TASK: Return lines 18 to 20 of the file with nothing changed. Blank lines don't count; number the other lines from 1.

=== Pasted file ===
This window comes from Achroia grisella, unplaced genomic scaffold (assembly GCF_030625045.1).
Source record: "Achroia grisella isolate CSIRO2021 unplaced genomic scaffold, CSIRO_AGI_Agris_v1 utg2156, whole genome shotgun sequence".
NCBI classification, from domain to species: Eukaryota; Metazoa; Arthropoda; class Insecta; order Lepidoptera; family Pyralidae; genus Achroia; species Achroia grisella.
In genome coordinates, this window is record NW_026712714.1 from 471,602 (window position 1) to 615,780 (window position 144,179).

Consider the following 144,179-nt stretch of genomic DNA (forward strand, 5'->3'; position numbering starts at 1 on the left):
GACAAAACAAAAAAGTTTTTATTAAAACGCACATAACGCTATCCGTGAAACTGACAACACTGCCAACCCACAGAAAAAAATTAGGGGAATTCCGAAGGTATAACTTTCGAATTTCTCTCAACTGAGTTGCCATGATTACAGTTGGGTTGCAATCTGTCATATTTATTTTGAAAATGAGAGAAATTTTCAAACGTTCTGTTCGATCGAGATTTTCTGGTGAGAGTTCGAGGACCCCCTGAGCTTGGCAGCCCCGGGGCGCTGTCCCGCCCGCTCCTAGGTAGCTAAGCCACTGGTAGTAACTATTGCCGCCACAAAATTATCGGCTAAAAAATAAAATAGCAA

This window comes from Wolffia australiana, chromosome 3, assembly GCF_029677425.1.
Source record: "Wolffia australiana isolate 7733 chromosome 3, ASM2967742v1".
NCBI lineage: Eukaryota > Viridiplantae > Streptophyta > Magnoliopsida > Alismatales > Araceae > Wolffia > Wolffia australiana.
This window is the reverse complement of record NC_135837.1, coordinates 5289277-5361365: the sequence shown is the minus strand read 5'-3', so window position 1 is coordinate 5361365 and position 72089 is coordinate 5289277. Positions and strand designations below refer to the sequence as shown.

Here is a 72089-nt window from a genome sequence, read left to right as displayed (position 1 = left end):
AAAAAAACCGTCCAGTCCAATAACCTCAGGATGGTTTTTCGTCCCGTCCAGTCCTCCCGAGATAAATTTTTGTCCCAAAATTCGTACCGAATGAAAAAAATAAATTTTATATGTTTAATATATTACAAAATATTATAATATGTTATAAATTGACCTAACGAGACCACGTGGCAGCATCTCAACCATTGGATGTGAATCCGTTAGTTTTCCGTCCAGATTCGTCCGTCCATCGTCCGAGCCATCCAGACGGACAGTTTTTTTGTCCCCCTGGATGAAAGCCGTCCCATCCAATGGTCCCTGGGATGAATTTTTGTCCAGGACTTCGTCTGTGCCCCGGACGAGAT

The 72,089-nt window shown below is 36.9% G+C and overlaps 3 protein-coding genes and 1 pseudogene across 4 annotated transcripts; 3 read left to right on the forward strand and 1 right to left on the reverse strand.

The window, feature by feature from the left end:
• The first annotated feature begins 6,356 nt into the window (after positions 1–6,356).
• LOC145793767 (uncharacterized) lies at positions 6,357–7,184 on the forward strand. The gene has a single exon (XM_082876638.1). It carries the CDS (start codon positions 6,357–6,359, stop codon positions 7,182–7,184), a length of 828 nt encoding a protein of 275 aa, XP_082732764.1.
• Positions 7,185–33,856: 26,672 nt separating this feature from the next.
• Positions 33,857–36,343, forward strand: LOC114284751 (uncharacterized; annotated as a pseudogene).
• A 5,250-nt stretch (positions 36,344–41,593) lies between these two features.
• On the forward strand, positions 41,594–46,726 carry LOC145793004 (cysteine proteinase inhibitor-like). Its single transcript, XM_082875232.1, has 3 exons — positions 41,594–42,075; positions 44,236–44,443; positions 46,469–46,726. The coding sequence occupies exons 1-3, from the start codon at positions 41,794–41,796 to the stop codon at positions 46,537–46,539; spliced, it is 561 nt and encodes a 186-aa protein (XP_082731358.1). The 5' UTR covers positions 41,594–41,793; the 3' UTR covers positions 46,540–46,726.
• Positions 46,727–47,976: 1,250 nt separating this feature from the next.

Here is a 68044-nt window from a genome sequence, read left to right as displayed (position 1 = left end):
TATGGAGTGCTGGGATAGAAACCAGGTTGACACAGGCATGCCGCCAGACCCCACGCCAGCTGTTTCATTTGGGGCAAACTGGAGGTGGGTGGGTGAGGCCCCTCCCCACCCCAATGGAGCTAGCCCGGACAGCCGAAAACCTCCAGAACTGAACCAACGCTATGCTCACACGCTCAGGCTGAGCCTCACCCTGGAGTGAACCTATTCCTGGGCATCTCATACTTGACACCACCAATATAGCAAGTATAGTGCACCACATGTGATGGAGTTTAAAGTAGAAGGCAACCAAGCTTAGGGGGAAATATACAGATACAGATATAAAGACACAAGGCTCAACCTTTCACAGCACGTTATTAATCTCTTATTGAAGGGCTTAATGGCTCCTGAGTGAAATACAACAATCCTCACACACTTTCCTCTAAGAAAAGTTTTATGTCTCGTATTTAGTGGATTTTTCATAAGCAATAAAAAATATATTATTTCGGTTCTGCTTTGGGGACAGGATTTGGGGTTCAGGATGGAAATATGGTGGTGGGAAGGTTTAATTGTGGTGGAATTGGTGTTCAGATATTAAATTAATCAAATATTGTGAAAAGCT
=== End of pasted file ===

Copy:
• Positions 33,857–36,343, forward strand: LOC114284751 (uncharacterized; annotated as a pseudogene).
• A 5,250-nt stretch (positions 36,344–41,593) lies between these two features.
• On the forward strand, positions 41,594–46,726 carry LOC145793004 (cysteine proteinase inhibitor-like). Its single transcript, XM_082875232.1, has 3 exons — positions 41,594–42,075; positions 44,236–44,443; positions 46,469–46,726. The coding sequence occupies exons 1-3, from the start codon at positions 41,794–41,796 to the stop codon at positions 46,537–46,539; spliced, it is 561 nt and encodes a 186-aa protein (XP_082731358.1). The 5' UTR covers positions 41,594–41,793; the 3' UTR covers positions 46,540–46,726.